Alison Blarney’s large photographs (picture left) are intriguing and haunting. She explains that she has always been captivated by the wild, the free and beautiful, indeed the adored, Rebecca depicted in this case by the enigmatic looks of Hannah Turk-Richards. In the work there is a fascination for this other woman and at times, Maxim seems a mere intermediary. Du Maurier riddles persist here and inspire this watching from a certain distance. This is emphasised by the tracery of stockingnette dresses and veils. The fashion together with large white flowers recreates the rich and at times gothic atmosphere as in the novel.
There are only twelve pictures but their impact is increased by the alternation of black and white photographs with those in voluptuous colour. In one picture Stella appears almost deathly pale, somewhat reminiscent of Joan Crawford. Du Maurier was fascinated by houses (Manderley was to provide the funds for Menabilly) and associated vegetation. Here the architecture of grand houses, including the gates of Trerife and the boathouse at Trevarno act as back drop in these portraits. The expressions vary; contemplative, reserved and at times, superior and mannered. Among these photographs there are some with compelling compositions that provoke memories and suppressed emotions. However, there are dangers with becoming too fascinated with illusions. This is a difficult milieu in which to innovate, as we have become used to nostalgic imagery from Kate Bush and Enya CD covers to the films of Ken Russell. What was the imagery of Keats; -
And now the sharp keel of his little boat
Comes up with ripple, and with easy float,
And glides into a bed of water lilies:
Broad leav’d are they and their white canopies
Are upward turn’d to catch the heavens’ dew.
is now being used to promote the sale of household goods. Nonetheless, here are some haunting photographs, searching for an ethereal femininity, worth seeing over and again and discussing with friends; du Maurier fans or not. The print quality is good and reminds us, that film photography-, as with the recent Nik Strangelove exhibition at the Vitreous Gallery in Truro- remains attractive and pleasing to the eye.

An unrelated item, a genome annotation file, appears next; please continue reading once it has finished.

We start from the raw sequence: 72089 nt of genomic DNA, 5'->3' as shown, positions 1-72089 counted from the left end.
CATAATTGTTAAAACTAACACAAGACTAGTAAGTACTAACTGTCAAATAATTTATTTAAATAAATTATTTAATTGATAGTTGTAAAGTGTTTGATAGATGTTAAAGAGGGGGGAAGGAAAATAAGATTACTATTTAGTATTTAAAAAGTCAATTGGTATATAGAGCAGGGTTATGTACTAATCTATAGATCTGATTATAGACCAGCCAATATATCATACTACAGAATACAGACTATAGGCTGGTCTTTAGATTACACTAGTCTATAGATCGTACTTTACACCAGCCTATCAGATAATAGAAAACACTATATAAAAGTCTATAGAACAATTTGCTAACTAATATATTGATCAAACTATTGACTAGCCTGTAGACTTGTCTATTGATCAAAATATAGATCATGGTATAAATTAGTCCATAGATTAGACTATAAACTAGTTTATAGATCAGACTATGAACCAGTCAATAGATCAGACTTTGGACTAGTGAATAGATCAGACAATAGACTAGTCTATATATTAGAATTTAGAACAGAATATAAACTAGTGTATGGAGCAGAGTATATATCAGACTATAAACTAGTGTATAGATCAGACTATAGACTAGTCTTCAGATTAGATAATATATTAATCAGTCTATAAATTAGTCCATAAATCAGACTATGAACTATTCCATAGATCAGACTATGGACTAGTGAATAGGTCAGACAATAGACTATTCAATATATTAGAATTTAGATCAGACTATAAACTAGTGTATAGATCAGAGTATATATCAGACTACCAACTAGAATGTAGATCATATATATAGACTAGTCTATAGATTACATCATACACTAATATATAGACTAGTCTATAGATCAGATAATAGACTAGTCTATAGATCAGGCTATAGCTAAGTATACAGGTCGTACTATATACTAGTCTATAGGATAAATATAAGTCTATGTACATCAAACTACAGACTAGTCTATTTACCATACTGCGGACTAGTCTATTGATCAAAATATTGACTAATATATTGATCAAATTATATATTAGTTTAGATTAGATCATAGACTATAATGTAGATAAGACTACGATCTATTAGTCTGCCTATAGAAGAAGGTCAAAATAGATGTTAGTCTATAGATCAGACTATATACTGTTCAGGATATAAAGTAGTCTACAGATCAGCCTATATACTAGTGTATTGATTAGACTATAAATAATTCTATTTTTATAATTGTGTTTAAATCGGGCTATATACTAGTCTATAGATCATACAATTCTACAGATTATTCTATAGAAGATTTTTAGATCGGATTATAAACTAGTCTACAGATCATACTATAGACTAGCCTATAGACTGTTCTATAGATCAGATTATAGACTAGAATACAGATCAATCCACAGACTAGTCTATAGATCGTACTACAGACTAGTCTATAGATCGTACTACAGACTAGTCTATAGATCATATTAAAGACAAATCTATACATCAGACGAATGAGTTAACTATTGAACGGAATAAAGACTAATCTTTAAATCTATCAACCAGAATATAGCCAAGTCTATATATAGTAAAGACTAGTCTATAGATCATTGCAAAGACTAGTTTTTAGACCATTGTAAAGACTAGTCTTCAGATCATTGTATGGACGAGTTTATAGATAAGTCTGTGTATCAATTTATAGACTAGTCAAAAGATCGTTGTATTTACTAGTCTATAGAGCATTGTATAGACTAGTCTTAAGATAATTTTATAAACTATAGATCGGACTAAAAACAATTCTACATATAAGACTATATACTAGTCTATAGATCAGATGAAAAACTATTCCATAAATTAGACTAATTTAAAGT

With Ben Gunn’s work (below right), in the next room the atmosphere seems to lighten as the sun-bleached driftwood distributed beneath these large canvases with pale viridian as the dominant shade. Ben was a seaman who sailed out of Wick and Lowestoft, Aberdeen and Grimsby from the 1960s and had to negotiate the Cod War off the freezing waters of Iceland. He spent 14 years inside the Artic Circle. In this literary context his presence reminds one a little of his fellow countryman W.S.Graham, the poet that wrote the esteemed “Nightfishing”. His painting has been fostered by the Guild of Newlyn Fishermen and fostered by the encouragement of that jovial gentleman, Jeremy Le Grice. Here his works, mostly seascapes, vary from the exuberant to distant views over rolling moorland. There is a level of irony in the titles of these works and “Bitch of a Night” returns us again to darker themes.
In this exhibition Vaughan and Marilyn have shown us once again that they are not just impresarios but through imagination have encouraged here creative links with du Maurier’s writing. The exhibition also reminds us that Daphne’s memory also belongs here in West Cornwall, where she visited the Vyvyan family at Trelowarren, and that she had visited with her mother, Muriel, Mullion Cove and Kennack Sands at the Lizard before she arrived in Fowey.